Java代写｜CSSE2002/7023 — Assignment 1: Modelling Space Journeys of the Leaden Matter
这是一篇来自澳洲的Semester 1, 2023关于对铅质物质的空间旅行进行建模的Java代写
The goal of this assignment is to implement and test a set of classes and interfaces1 .
Language requirements: Java version 17, JUnit 4.
All work on this assignment is to be your own individual work. As detailed in Lecture 1, code supplied by course staff (from this semester) is acceptable, but there are no other exceptions. You are expected to be familiar with “What not to do” from Lecture 1 and https://www.itee.uq.
edu.au/itee-student-misconduct-including-plagiarism. If you have questions about what is acceptable, please ask course staff.
Please carefully read the Appendix A document. It outlines critical mistakes which you should circumvent in order to avoid losing marks. This is being heavily emphasised here because these are critical mistakes which must be avoided. If at any point you are even slightly unsure, please check as soon as possible with course staff!
All times are given in Australian Eastern Standard Time. It is your responsibility to ensure that you adhere to this time-zone for all assignment related matters. Please bear this in mind, especially if you are enrolled in the External offering and may be located in a different time-zone.
In this assignment, you will take the role of an up and coming programming contractor. Your task will be to build a simple application. The script will take the form of a fictional story, to assist in your understanding of the task. This application is detailed in a specification given to you by the story’s protagonist. For this scenario, you will need to build up a system of classes and interfaces that meet the requirements that you have been given. For this assignment you will be focusing on accessor methods (getter’s and setter’s) as well building an understanding of Lists and basic programming logic.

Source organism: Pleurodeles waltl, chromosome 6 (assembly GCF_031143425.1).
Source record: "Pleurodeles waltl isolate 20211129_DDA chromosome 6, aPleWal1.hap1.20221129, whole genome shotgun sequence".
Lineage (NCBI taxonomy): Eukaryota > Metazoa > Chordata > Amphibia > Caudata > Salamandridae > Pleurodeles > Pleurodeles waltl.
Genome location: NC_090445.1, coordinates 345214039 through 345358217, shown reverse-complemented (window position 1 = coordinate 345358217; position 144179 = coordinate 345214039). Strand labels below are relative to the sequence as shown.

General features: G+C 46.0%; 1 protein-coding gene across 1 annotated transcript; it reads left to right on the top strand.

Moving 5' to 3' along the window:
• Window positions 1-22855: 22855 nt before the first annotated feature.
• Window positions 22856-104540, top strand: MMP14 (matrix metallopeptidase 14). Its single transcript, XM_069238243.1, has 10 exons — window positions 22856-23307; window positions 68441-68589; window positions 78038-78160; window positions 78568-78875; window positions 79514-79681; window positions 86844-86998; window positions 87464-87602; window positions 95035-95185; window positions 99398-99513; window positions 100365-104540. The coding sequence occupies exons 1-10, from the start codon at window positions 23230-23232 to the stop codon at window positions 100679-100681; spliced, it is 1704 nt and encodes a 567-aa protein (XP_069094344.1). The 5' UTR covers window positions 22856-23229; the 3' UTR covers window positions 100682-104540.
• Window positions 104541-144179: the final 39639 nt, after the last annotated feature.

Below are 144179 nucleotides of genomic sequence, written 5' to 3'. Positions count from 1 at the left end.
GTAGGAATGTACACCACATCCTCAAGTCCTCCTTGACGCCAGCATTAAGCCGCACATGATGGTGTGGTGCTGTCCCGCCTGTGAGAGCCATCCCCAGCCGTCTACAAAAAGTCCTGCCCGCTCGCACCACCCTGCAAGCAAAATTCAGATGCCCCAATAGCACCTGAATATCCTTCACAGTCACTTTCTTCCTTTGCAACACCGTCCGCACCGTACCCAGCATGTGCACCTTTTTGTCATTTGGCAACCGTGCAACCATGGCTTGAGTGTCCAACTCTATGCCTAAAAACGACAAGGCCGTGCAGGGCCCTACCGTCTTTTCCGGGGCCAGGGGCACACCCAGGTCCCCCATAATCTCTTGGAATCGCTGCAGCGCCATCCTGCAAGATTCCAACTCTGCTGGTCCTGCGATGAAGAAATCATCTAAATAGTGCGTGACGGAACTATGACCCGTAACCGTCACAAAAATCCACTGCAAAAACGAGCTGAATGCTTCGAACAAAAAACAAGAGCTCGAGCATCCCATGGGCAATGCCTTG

Hello my dear programmer friend,
I have come to understand that you might be in a position to help me. You see, I feel as if I am in a bit of a rut and have decided that I need to make a life altering change. I am going to resign my position as a celebrity insect therapist and pursue my dream of becoming a starship captain.
I have bought a slightly used starship, the Leaden Matter :
Before I take off for a life of adventure beyond the stars, I would like to be able to model my ship,my journeys, and the resources I will be shipping between ports. This is where you come in.
Should you accept, there are a few things that I need you to model:
- Positions in space, as 3d coordinates;
- SpacePorts I can travel to. There are a few types of SpacePort:
– Generic SpacePorts I can stop at;
– ShipYards where I can upgrade part of my ship; and
– Stores where I can buy Resources.
- Spaceships! Spaceships should have two Rooms, each of which can be upgraded to be more effective:
– The CargoHold, which holds Resources; and
– The NavigationRoom, where the galaxy map is kept, which allows me to fly or jump to
Rooms on the spaceship are Damageable and take damage when I fly or jump.
- Resources and their Containers, which include Repair Kits and Fuel.
I’m still new at this starship captain thing, so the program needs to be able to tell me when I don’t have enough room to put Resources in my CargoHold; when I don’t have enough resources to fly, jump or repair the ship; or when I’m trying to fly or jump to somewhere that doesn’t exist or is out of range.
Awesome, thanks so much!
– Jesko Thoch
- This task sheet.
- Code specification document (Javadoc).2
- A video showing the command line interface for the completed model.
- Gradescope, a website where you will submit your assignment.3
- A set of supporting files, available for download on Blackboard. These files provide functionality for some of the trickier parts of the program, and include a text-based user interface that will let you interact with your program once you’ve completed it. These files have been provided so that you can avoid (some of) the critical mistakes described in Appendix A.